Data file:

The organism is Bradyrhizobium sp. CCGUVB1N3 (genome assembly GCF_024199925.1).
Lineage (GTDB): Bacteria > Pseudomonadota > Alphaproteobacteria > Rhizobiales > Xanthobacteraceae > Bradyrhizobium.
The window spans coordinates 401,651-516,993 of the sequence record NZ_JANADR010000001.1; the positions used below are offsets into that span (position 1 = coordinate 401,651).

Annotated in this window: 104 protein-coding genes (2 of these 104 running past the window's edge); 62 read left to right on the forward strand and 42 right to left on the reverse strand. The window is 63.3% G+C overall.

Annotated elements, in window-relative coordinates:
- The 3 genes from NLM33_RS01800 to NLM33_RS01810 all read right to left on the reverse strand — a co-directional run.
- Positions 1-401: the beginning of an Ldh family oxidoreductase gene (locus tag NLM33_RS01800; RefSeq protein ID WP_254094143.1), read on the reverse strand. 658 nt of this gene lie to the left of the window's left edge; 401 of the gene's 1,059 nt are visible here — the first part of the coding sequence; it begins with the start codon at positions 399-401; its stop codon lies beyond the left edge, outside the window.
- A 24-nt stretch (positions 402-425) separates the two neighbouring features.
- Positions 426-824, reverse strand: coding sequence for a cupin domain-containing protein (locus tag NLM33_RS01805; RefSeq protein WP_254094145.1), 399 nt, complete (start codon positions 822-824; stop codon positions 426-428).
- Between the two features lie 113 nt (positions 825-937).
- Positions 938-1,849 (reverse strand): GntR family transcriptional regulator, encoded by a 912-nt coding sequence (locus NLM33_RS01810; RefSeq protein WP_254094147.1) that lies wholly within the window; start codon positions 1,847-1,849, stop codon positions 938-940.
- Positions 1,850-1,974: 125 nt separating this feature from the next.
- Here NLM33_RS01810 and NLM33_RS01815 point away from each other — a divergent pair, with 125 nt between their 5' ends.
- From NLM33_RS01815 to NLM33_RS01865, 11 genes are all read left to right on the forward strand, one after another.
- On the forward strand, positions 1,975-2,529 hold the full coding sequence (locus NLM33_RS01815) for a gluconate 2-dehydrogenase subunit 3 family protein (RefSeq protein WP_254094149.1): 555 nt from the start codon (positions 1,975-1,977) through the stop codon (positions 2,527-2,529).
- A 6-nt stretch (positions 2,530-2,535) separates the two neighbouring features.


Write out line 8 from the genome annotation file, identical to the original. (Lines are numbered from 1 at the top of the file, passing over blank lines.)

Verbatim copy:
- A 24-nt stretch (positions 402-425) separates the two neighbouring features.